Atemi Ju-Jitsu

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Atemi Ju-Jitsu
Also known asPariset Ju-Jitsu (or Jiu-Jitsu)
Country of origin France, based on Japanese martial arts
CreatorBernard Pariset
Ancestor artsJudo, various koryu

Atemi Ju-Jitsu, in Japanese: Atemi (当て身) Jujutsu (柔術), also called Pariset Ju-Jitsu, was established in France in the 1940s by the late Judo and Ju-Jitsu legend Bernard Pariset to revive and preserve old martial techniques inherited from Feudal Japan.[1]


The Pariset family is sometimes referred to as the 'French Gracie', after having developed their own self-defense Jujitsu style directly inspired from the original Judo and older koryū jujutsu systems developed to train Samurai warriors for defeating an armed and armored opponent on the battlefield. The Pariset family studied directly with Mikonosuke Kawaishi (10th Dan), his assistant Shozo Awazu (9th Dan), and Minoru Mochizuki (10th Dan). Kawaishi was a student of Jigoro Kano - founder of Judo, and Mochizuki was a student of Jigoro Kano, Gichin Funakoshi and Morihei Ueshiba - founders of Shotokan Karate and Aikido respectively.

In Japan, the end of the Samurai class meant that the art of JuJitsu was gradually getting lost. Dangerous techniques were taken away from JuJitsu to render Judo acceptable to the modern Japanese society. The weight of protocols left little room for evolution, but in France, far away from the sphere of influence of Japanese traditions holders, it was ready to return to its martial roots while retaining the safe practice environment created by Kano and benefiting from modern enhancements. Under the influence of Kawaishi and his method of JuJitsu (called ‘ruthless self-defense Judo’, stemming directly from Samurai battlefield combat techniques), the Pariset family revived techniques that were really effective in real-life close combat situations, leaving aside techniques that were superfluous or ineffective. This style is strongly rooted into traditional JuJitsu systems such as Kyushin Ryu, Takenouchi-ryū, Kitō-ryū, Yagyū Shingan-ryū, Yōshin-ryū, Tenjin Shin'yō-ryū, and Daitō-ryū Aiki-jūjutsu (most of which were using atemi extensively before judo limited its use).

The term 'Atemi' has been added to 'Ju-Jitsu' just to remind the critical role played by striking techniques in many traditional Bujutsu styles. Atemi Ju-Jitsu puts a lot of emphasis on body positioning (tai sabaki) and unbalancing techniques (kuzushi) to break the opponent's balance. The use of atemi is particularly important in this system both as a mean to create off-balance and strike vital points to neutralize the opponent, before preparing the transition to other techniques such as locks, twists, throws, pins, and chokes/strangulations. Extensive use of leverage also plays a critical role by providing a mechanical advantage and reducing the use of force.

Atemi Ju-Jitsu includes combinations of striking techniques (atemi-waza), throwing techniques (nage-waza) and grappling techniques (katame-waza), delivered both standing (tachi-waza) and/or on the ground (ne-waza). Practical applications include intense focus on randori and jiyu kumite to confront techniques to real-life scenarios and non passive partners. It combines techniques from traditional jujutsu systems of the Muromachi, Azuchi-Momoyama, Edo and Meiji periods, along with techniques found in Gendai Budo such as judo, karate, aikido and savate. This has produced a very effective and integrated self-defense martial art with ancient roots and traditions.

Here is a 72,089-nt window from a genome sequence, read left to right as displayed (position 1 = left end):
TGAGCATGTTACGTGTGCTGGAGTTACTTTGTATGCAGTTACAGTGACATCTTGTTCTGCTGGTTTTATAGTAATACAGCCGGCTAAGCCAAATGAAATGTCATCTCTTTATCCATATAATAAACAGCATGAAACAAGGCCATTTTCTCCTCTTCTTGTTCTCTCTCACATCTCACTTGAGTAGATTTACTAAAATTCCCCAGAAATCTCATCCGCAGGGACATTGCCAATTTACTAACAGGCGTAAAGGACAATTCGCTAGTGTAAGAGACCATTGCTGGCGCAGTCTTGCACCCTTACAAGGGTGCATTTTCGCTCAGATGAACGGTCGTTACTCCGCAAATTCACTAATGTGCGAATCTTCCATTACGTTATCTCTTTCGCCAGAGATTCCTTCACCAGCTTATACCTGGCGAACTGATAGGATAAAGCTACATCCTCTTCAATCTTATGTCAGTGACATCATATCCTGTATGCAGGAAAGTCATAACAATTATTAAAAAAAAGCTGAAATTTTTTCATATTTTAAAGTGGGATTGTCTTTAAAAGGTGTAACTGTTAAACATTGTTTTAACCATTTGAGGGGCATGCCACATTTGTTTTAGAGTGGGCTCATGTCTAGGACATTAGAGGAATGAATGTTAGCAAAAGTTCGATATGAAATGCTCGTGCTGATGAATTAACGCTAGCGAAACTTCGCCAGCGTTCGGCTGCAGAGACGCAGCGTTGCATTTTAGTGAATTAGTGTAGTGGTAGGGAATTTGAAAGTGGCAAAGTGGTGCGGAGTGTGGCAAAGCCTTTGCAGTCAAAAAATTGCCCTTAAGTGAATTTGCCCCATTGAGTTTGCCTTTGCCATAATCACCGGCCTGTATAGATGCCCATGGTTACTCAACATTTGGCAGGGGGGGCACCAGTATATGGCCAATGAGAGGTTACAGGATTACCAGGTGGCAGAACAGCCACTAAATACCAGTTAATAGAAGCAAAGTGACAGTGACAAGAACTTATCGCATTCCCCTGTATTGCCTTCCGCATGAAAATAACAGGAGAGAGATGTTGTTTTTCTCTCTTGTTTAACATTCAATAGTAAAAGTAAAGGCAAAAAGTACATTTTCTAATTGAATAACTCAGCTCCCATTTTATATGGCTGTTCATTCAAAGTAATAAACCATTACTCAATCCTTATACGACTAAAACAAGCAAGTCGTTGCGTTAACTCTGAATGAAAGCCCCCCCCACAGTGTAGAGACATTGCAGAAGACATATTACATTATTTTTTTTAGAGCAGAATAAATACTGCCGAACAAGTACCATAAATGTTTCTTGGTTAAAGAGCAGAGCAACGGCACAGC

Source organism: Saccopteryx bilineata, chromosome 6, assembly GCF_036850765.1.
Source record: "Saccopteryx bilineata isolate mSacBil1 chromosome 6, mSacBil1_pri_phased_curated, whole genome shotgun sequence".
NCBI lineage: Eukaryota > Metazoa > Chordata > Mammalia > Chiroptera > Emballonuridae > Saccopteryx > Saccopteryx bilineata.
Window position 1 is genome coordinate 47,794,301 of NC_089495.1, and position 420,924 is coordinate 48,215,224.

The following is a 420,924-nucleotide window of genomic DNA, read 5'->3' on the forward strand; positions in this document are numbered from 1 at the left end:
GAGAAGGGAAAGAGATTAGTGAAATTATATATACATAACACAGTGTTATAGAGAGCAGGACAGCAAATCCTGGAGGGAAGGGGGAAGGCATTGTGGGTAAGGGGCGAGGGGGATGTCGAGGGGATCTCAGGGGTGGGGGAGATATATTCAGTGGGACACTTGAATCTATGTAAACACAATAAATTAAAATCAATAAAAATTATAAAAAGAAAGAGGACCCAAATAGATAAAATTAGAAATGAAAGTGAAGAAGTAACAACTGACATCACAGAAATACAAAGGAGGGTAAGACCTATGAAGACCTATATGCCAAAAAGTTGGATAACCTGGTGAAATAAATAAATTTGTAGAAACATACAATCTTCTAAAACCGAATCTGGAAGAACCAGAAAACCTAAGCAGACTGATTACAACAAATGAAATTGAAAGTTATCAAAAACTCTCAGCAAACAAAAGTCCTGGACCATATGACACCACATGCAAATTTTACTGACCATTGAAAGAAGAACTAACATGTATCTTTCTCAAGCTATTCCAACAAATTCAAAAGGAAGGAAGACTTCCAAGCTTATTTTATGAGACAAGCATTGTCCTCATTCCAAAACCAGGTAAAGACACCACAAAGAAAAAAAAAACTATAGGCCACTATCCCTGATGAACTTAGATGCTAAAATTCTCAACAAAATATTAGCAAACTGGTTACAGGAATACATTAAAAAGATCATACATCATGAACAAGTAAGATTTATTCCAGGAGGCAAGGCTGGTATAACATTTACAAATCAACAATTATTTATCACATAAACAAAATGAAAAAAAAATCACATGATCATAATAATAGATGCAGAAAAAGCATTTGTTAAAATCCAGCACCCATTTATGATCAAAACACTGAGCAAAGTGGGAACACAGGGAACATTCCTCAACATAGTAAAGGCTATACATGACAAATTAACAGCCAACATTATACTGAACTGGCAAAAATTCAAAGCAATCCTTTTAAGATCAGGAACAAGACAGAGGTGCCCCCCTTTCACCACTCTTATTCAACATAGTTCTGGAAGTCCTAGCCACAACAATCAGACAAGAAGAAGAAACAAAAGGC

Jigoro Kano sent many of his students outside Japan to demonstrate and teach judo. Among these students, Mitsuyo Maeda and Mikonosuke Kawaishi went to the United States of America. After a long trip across the North and South America, Maeda finally settled in Brazil where he started to teach the Gracie family in the late 1910s/early 1920s a form of judo called Kosen Judo which is mainly focused on ne-waza (ground techniques). The Gracie family building on Maeda's legacy developed a system that would later become known as Gracie Jiu-Jitsu (or Brazilian Jiu-Jitsu).

After an equally long trip across North America and Europe, the second student (Kawaishi) finally settled in France in 1936 where he started to teach Jujitsu to the French Law Enforcement Authorities and to a limited number of students, later supported by his assistant Shozo Awazu. Bernard and Daniel Pariset were among his students. Kawaishi's judo was strongly influenced by traditional jujutsu systems and the art of vital point striking, which led the Pariset family to develop a jujutsu system not exclusively focused on ground grappling (unlike Brazilian Jiu-Jitsu) but also incorporating striking and throwing techniques. This system would later become known as Pariset Ju-Jitsu (or Atemi Ju-Jitsu).

Kawaishi founded the French Judo and Jiu-Jitsu Federation (FFJJJ) in 1946.[2] The FFJJJ, later re-branded to FFJDA, tasked Bernard Pariset in the 1970s with the development of the first official Ju-Jitsu methodology based on Atemi Ju-Jitsu and called 'Self-defence Judo' at the time.[3] With the emergence of competition Judo and Ju-Jitsu, this more traditional combat style became less practised during the 1980s/1990s. The 2000s/2010s saw the revival of Pariset Ju-Jitsu with the emergence of Mixed martial arts (MMA) in the United States and Europe. The Gracie family is performing a similar return to its roots by focusing more and more its teaching on Gracie self-defence as originally practised by Maeda.